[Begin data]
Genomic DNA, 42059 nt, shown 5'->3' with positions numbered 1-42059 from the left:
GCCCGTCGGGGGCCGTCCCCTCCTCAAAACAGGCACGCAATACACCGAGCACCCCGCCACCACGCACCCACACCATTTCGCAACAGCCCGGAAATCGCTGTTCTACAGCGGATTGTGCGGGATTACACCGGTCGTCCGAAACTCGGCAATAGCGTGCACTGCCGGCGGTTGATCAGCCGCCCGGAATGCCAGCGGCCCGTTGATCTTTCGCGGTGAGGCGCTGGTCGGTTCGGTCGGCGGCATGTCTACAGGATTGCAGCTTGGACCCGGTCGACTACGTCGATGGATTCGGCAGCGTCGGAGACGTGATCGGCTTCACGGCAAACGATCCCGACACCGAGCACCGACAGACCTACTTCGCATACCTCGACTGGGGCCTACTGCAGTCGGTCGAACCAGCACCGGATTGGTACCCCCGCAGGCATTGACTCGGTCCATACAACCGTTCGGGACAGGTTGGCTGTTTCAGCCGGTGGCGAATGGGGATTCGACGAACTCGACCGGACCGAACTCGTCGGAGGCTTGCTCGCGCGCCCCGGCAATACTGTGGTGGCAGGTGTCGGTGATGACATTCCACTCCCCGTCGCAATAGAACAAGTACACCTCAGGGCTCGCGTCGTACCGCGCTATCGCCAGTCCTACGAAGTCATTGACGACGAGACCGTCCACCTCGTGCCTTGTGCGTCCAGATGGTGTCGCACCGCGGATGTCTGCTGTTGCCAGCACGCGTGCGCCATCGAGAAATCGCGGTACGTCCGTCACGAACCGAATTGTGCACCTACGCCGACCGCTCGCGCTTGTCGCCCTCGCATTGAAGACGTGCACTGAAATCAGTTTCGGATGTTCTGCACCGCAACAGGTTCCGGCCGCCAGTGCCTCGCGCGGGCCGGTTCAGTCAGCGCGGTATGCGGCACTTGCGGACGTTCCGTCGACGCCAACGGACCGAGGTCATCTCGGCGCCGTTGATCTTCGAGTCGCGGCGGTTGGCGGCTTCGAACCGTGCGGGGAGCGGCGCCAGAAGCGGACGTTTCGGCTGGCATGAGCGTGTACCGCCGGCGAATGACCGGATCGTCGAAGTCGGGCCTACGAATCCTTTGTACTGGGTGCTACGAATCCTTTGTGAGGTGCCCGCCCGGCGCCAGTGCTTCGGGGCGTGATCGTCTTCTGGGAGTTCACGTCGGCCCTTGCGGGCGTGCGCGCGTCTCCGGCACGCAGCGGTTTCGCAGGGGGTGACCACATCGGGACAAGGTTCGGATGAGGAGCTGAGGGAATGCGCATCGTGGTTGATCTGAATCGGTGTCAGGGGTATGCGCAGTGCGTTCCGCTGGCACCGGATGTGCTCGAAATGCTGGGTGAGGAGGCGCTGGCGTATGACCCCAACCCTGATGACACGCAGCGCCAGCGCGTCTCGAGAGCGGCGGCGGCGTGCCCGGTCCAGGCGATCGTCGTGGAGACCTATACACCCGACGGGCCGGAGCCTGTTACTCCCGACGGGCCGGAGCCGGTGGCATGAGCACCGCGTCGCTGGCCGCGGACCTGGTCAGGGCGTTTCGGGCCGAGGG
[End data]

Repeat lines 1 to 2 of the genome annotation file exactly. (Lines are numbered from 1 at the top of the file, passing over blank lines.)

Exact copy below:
Genomic DNA, 42059 nt, shown 5'->3' with positions numbered 1-42059 from the left:
GCCCGTCGGGGGCCGTCCCCTCCTCAAAACAGGCACGCAATACACCGAGCACCCCGCCACCACGCACCCACACCATTTCGCAACAGCCCGGAAATCGCTGTTCTACAGCGGATTGTGCGGGATTACACCGGTCGTCCGAAACTCGGCAATAGCGTGCACTGCCGGCGGTTGATCAGCCGCCCGGAATGCCAGCGGCCCGTTGATCTTTCGCGGTGAGGCGCTGGTCGGTTCGGTCGGCGGCATGTCTACAGGATTGCAGCTTGGACCCGGTCGACTACGTCGATGGATTCGGCAGCGTCGGAGACGTGATCGGCTTCACGGCAAACGATCCCGACACCGAGCACCGACAGACCTACTTCGCATACCTCGACTGGGGCCTACTGCAGTCGGTCGAACCAGCACCGGATTGGTACCCCCGCAGGCATTGACTCGGTCCATACAACCGTTCGGGACAGGTTGGCTGTTTCAGCCGGTGGCGAATGGGGATTCGACGAACTCGACCGGACCGAACTCGTCGGAGGCTTGCTCGCGCGCCCCGGCAATACTGTGGTGGCAGGTGTCGGTGATGACATTCCACTCCCCGTCGCAATAGAACAAGTACACCTCAGGGCTCGCGTCGTACCGCGCTATCGCCAGTCCTACGAAGTCATTGACGACGAGACCGTCCACCTCGTGCCTTGTGCGTCCAGATGGTGTCGCACCGCGGATGTCTGCTGTTGCCAGCACGCGTGCGCCATCGAGAAATCGCGGTACGTCCGTCACGAACCGAATTGTGCACCTACGCCGACCGCTCGCGCTTGTCGCCCTCGCATTGAAGACGTGCACTGAAATCAGTTTCGGATGTTCTGCACCGCAACAGGTTCCGGCCGCCAGTGCCTCGCGCGGGCCGGTTCAGTCAGCGCGGTATGCGGCACTTGCGGACGTTCCGTCGACGCCAACGGACCGAGGTCATCTCGGCGCCGTTGATCTTCGAGTCGCGGCGGTTGGCGGCTTCGAACCGTGCGGGGAGCGGCGCCAGAAGCGGACGTTTCGGCTGGCATGAGCGTGTACCGCCGGCGAATGACCGGATCGTCGAAGTCGGGCCTACGAATCCTTTGTACTGGGTGCTACGAATCCTTTGTGAGGTGCCCGCCCGGCGCCAGTGCTTCGGGGCGTGATCGTCTTCTGGGAGTTCACGTCGGCCCTTGCGGGCGTGCGCGCGTCTCCGGCACGCAGCGGTTTCGCAGGGGGTGACCACATCGGGACAAGGTTCGGATGAGGAGCTGAGGGAATGCGCATCGTGGTTGATCTGAATCGGTGTCAGGGGTATGCGCAGTGCGTTCCGCTGGCACCGGATGTGCTCGAAATGCTGGGTGAGGAGGCGCTGGCGTATGACCCCAACCCTGATGACACGCAGCGCCAGCGCGTCTCGAGAGCGGCGGCGGCGTGCCCGGTCCAGGCGATCGTCGTGGAGACCTATACACCCGACGGGCCGGAGCCTGTTACTCCCGACGGGCCGGAGCCGGTGGCATGAGCACCGCGTCGCTGGCCGCGGACCTGGTCAGGGCGTTTCGGGCCGAGGG